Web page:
In Focus: Unicorns Vs. Public Markets
Unicorn valuations are not reality, and cancel culture may be a good thing after all. Last week, WeWork's IPO got cancelled, and it may have saved retail investors millions of dollars in losses and the headache that comes with it.
Overblown Valuations and Hype
On December 3, 2015, news that Uber was looking to raise another $2.1 billion was all over the internet. The ride sharing company that upset the taxi industry was eyeing a valuation of $62 billion with the new round of funding. Four months prior, when the company was being valued at $50 billion, a leaked internal document revealed that Uber's net losses were getting larger. By April 2019 when Uber would go public, the company's valuation would be north of $80 billion. With wider net losses than it had in 2015, and more regulatory issues surrounding the company and its business model, Uber's valuation increased by 60% between 2015 and 2019. The hype surrounding the investment aspect of the company continued to build.
The hype machine, it includes our favorite writers, analysts, investors, blogs, and vlogs. That group that seems to get a dopamine hit every time they discuss the dealings of a disrupter or a new Silicon Valley billionaire. To a nation struggling to save $1,000, the hype machine continues to remind you of the billionaire entrepreneur, billionaire investor, and the multibillion-dollar company.
Uber was an easy story for the Wall Street/Silicon Valley hype machine to sell. In 2015 the company operated in multiple countries around the world, so it had broad appeal. At the same time most urban area dwellers knew of or heard of Uber. Also, it was tech but it wasn't techy, which made it easy to understand. It was the old taxi business with a nice slice of convenience added by way of an app. Uber was a business model that the most novice of investors or business examiners could understand. Every headline highlighting Uber's rising valuation left retail investors waiting for the day when they could get a piece of the ride-sharing pie.
As the everyday investor sat and patiently waited for their chance to ride the unicorn, they were given quarterly updates on the venture capitalists and accredited investors who were able to invest early. The VCs and investors who were able to secure their piece of the $80 billion pie when it was worth less than $1 billion.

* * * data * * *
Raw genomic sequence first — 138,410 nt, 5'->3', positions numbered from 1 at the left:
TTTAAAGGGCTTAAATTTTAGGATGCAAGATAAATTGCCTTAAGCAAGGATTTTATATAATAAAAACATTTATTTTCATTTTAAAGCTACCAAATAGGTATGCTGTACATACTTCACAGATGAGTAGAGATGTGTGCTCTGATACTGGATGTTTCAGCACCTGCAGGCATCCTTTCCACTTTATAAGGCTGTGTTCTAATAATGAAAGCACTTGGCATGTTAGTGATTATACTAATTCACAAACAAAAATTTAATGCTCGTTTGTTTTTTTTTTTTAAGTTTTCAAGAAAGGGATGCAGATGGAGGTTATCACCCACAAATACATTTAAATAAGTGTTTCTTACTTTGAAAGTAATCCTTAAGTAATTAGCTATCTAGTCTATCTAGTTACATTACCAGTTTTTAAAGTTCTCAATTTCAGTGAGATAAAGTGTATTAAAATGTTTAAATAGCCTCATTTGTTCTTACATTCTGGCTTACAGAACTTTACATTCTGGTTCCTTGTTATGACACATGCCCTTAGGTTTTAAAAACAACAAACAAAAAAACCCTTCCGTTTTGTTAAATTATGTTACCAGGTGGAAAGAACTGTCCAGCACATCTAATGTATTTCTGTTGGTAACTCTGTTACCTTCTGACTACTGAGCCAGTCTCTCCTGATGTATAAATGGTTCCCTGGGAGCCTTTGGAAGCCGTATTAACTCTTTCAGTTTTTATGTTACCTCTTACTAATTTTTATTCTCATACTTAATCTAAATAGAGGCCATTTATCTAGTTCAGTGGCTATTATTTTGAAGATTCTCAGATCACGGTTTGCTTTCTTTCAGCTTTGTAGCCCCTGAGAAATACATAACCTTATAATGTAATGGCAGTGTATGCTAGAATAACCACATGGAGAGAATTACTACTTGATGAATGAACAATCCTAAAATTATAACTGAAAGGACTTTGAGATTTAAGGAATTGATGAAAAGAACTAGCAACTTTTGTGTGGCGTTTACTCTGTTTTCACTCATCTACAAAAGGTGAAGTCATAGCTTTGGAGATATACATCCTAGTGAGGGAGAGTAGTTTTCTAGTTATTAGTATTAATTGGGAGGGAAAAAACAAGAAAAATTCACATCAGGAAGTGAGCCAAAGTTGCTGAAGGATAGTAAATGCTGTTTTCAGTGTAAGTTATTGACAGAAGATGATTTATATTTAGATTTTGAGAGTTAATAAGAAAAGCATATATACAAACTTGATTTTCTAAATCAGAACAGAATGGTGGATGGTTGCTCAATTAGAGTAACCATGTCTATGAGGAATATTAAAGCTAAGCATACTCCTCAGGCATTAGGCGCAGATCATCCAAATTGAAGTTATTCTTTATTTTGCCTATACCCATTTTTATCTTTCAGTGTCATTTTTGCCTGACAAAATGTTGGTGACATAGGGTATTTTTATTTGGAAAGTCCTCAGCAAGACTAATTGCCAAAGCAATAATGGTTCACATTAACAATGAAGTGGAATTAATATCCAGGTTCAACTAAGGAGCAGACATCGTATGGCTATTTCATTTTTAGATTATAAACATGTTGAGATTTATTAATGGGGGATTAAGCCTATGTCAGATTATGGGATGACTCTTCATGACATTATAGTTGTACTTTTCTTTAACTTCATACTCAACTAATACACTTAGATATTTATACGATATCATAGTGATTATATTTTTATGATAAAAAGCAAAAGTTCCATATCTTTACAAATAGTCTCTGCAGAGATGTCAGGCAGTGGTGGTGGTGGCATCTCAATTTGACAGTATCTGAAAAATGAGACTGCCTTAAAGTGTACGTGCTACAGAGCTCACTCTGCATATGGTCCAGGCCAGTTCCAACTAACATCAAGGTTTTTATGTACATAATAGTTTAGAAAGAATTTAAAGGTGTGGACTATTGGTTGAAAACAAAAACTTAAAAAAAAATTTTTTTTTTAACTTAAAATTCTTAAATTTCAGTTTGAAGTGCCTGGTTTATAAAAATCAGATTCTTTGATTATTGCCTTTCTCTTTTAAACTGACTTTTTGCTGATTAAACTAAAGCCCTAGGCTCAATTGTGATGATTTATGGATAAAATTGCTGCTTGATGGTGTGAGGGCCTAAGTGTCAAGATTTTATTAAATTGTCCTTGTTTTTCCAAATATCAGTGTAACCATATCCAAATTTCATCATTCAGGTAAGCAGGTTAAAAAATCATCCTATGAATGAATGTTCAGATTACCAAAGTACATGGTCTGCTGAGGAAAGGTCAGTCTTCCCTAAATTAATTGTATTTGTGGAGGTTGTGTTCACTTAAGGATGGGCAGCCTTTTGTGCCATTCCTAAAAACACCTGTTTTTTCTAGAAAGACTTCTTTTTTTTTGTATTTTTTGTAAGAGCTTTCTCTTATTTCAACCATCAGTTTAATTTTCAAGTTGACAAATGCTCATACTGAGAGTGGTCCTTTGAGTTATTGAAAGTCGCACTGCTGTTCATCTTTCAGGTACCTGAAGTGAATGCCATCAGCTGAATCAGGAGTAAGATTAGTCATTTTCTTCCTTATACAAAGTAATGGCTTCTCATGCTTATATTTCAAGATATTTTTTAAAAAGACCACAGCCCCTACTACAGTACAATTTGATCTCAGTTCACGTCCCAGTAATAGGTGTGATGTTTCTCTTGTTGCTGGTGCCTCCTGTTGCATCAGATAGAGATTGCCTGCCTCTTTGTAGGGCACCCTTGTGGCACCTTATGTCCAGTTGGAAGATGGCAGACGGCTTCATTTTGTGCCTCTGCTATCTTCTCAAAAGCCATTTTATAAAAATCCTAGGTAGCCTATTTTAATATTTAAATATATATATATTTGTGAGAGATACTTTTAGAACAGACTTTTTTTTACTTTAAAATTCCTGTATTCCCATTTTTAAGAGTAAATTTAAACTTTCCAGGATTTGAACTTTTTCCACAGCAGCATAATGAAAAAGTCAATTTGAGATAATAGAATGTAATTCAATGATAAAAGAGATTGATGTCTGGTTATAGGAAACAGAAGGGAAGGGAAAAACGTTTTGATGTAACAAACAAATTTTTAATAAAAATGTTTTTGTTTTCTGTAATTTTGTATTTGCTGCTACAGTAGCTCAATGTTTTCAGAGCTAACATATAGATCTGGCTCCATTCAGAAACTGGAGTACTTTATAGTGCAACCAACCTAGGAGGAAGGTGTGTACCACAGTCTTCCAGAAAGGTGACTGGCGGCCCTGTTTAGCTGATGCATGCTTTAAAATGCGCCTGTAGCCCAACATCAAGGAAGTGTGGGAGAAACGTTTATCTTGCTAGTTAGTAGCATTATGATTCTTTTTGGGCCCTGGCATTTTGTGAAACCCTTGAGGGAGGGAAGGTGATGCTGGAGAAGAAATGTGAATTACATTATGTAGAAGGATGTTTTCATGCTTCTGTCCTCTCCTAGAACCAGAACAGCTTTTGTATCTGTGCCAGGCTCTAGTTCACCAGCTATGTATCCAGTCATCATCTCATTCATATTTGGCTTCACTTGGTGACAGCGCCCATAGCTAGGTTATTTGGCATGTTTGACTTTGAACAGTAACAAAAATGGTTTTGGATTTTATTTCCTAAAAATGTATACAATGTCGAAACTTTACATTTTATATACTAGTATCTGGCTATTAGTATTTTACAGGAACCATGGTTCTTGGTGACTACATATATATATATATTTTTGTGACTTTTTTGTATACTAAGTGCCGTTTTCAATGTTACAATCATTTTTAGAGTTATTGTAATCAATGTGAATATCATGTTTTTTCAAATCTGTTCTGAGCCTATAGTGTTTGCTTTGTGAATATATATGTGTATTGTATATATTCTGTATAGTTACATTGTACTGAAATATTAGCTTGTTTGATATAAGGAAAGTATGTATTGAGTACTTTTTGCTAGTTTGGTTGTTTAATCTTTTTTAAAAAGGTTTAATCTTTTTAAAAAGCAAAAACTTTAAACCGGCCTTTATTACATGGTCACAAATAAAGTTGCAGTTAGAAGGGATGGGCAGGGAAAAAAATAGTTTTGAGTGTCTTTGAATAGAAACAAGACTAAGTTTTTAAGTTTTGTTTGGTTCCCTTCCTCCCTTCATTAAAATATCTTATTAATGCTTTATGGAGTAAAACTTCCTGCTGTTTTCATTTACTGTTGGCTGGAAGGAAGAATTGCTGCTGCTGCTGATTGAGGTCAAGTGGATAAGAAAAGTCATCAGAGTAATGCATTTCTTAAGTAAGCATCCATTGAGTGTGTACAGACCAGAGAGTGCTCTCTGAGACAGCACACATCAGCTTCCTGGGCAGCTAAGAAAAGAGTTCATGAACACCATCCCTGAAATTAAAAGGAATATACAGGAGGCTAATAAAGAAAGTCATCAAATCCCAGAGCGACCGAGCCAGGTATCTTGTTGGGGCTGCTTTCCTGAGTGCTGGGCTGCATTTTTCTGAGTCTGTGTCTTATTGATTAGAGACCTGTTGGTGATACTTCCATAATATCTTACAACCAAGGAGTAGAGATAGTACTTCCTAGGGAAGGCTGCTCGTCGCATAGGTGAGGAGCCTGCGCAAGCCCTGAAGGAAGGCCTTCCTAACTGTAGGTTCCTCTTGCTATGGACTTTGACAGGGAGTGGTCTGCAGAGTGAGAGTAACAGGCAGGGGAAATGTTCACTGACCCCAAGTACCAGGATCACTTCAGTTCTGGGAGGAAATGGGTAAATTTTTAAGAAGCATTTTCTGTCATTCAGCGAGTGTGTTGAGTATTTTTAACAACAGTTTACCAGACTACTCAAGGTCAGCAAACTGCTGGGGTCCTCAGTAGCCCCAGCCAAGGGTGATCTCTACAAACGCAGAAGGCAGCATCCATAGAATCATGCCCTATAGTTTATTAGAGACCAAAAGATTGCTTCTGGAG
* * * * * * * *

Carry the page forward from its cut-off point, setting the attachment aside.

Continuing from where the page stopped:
The average investor was waiting for their day to make 20x or 30x on their money. The investor that missed out on Facebook, Amazon, Netflix, and Google. The ones that missed out on Apple after the stock split in 2014. This investor needed a win, a big win, and not for a new iPhone or Louis Vuitton bag that their big profits could buy, but to get their savings and investments on track. Uber, with its simple business model and its track record of increasing valuation while losing money could be a big win for the little guy.
Then it happened, Uber announced and filed for its initial public offering. As the date of the IPO got closer, earlier Uber investors made the media rounds. They explained to the public when they invested in Uber. They explained why they loved Uber, and why Uber would accomplish their mission statement of igniting opportunity by setting the world in motion.
Then the day comes, Uber is a public company. The investors looking for their big win take the bait and buy shares of Uber. Soon after investing in Uber the unicorn turns into a mule faster than Cinderella's horses turned back into mice.
Uber is down 38% from it's pre-IPO value, and is being valued by the public markets at $51 billion. But Uber is just one of several examples. Small investors who bought into the unicorn hype are experiencing losses in Lyft, which is down from its pre-IPO value, and Slack, another unicorn which is down from its pre-IPO value.
The Hype Machine Flips Sides